Pushkar mela is an an annual multi-day livestock fair and cultural extravaganza, which is generally held during the last part of October or the first part of November. It is one of the India’s largest camel, horse and cattle fairs. Apart from the trading of livestock, it is an important pilgrimage season for Hindus as the only Brahma temple in the world lies in Pushkar. The Pushkar lake is also considered among Hindus, as they believe taking a dip in its waters washes away one’s sins. Photography is not allowed in Pushkar lake during daytime and people will stop you if you try to take pictures, however after 5 pm, it is allowed. You can visit the official website https://www.pushkarmela.org/ to check this year’s schedule and get more information.
Pushkar is thronged by thousands of tourists from India and abroad, among those tourists, a huge number of them are photographers who come to this area to capture the color and beauty of the place. Photography contests are also held by the organizing committee, so you are free to take as many pictures you want, however be careful of other people’s sentiments. Pushkar is sometimes called ‘mini Israel’ due to the influx of a huge number of tourists from Israel. You can spot many shops and hotels have Hebrew Language written on their them, instead of the local language.
The Pushkar mela ground is located about 2 kms from town centre and can be reached on foot. It is a large stadium where different day to day activities like moustache competition, camel race, tug of war, musical chair etc are held between locals and foreign tourists. Outside the stadium, a number of stalls are set which sell tea, lime juice, ice creams, household articles, agricultural implements, jewellery, devotional items and festival decorations. One can also see a huge number of white tents are set, where the cattle herders live as they come from far villages to buy and sell camels and horses. A huge number of camel rides are available near the mela ground. One can hop into one of the carriages for a few hours and visit the surroundings of Pushkar.
I have heard that lot of foreign tourists are hassled by locals by a thing called ‘Pushkar Passport’, which is nothing but a red thread tied around your wrist, which signifies that they have performed the necessary rites and rituals. Tourists are also asked to pay large sums of money in order to make a blessing at the lake. If you want to avoid these kind of problems, just tie a red colored thread around your wrist and you can evade a lot of tricksters. Occasionally, you will also be approached by priests, old women, gypsies, beggars etc to give them some money, in these situations I paid them 10 rupees to get from my back. In general, it is a safe place with lots of tourists, so you should not have much problems.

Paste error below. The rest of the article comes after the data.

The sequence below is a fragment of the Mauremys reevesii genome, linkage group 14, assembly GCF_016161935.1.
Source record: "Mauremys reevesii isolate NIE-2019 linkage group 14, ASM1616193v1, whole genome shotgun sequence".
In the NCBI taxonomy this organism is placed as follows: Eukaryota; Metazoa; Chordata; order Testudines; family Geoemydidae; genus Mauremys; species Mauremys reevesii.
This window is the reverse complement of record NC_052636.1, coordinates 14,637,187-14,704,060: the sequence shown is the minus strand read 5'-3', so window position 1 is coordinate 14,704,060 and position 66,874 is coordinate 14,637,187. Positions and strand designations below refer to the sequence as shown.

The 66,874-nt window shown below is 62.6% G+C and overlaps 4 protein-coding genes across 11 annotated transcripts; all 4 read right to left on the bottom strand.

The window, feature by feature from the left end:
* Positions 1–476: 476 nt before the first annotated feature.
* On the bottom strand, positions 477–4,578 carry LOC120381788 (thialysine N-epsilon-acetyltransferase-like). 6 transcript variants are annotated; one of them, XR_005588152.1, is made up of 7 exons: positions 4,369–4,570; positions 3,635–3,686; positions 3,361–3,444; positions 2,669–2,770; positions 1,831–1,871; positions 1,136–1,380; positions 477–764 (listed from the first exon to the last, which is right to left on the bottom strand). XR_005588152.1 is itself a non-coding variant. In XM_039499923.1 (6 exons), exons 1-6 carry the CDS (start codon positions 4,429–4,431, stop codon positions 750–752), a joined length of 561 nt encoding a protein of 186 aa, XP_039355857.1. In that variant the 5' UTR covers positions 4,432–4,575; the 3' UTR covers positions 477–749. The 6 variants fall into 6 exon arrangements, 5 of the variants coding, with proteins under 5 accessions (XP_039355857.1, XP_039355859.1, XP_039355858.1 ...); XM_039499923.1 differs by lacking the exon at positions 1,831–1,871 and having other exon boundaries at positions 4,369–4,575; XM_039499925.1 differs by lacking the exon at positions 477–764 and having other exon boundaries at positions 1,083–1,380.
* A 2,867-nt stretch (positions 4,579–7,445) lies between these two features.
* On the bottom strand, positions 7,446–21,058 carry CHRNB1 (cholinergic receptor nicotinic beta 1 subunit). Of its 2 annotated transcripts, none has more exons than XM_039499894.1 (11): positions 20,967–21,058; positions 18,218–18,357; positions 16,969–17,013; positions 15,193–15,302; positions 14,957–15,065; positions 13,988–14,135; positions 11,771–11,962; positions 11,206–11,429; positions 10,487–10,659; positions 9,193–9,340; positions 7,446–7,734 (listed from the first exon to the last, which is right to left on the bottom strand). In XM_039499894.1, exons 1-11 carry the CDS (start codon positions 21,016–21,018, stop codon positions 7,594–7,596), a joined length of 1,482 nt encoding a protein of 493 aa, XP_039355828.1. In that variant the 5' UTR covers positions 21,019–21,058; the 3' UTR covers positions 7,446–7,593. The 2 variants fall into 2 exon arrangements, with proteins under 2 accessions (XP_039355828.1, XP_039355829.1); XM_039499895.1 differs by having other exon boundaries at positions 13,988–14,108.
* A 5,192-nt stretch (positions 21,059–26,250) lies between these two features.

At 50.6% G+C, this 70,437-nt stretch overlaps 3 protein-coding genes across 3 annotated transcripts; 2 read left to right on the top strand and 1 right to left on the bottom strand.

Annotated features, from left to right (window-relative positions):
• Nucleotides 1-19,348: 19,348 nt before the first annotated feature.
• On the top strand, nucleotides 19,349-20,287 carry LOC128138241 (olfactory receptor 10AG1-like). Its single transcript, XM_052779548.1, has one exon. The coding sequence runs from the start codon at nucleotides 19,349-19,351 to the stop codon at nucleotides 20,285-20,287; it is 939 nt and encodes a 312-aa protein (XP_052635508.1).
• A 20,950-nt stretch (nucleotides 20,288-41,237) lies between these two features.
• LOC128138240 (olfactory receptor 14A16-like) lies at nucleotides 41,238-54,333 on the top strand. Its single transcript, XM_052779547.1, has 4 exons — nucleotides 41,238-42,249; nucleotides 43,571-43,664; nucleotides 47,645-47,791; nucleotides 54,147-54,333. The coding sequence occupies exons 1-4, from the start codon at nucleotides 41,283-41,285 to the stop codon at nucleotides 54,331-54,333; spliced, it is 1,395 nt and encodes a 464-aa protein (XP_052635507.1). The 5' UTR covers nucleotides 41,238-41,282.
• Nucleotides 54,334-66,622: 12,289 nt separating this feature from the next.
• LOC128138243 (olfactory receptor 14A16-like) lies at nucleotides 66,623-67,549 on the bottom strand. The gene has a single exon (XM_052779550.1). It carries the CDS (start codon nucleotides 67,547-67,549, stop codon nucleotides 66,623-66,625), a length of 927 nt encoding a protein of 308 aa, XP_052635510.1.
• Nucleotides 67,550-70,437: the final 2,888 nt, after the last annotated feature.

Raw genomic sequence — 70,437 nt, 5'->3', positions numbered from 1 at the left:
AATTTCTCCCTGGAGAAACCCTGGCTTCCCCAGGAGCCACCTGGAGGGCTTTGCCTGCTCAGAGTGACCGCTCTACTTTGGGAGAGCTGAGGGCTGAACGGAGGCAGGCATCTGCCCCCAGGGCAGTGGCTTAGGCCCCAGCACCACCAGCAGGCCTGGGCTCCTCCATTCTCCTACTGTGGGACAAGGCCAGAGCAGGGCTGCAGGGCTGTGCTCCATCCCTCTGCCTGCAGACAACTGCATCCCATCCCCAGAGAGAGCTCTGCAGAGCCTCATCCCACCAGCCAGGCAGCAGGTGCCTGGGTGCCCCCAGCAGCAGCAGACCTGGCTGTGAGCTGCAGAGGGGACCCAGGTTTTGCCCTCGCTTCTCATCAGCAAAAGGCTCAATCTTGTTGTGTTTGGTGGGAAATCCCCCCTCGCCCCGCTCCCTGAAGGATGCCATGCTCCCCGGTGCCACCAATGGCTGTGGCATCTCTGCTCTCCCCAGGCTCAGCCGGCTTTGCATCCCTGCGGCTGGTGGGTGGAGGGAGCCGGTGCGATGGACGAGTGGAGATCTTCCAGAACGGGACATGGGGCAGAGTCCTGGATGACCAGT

How to Reach:
If you coming by public transportation, only way to reach Pushkar is by coming to Ajmer. After reaching, it is best to book Ola or Uber. I paid Rs 350 for a one way ride from Ajmer to Pushkar with Ola, whereas the taxi drivers standing outside the railway station were charging 600 rupees. There are also public buses that depart from Ajmer bus stand, but they are overcrowded with local people and it is too difficult to travel with luggage
When to visit
Although Pushkar can be visited from October to February as the weather remains cool during this time, I will recommend to visit it during the fair. Hotels needed to booked at least 1 month in advance, as you will not get any accomodation in Pushkar during the fair.
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If you are interested in knowing more about Rajasthan, visit my other blogs on Jodhpur street photography, Jodhpur sightseeing, Mandore garden, Jaisalmer street photography, Jaisalmer photo tour, Patwon Ki Haveli, Bada Bagh, Pushkar mela photography, Kuldhara, Udaipur photography, Udaipur, Jaipur architecture street photography and Jaipur photo tour.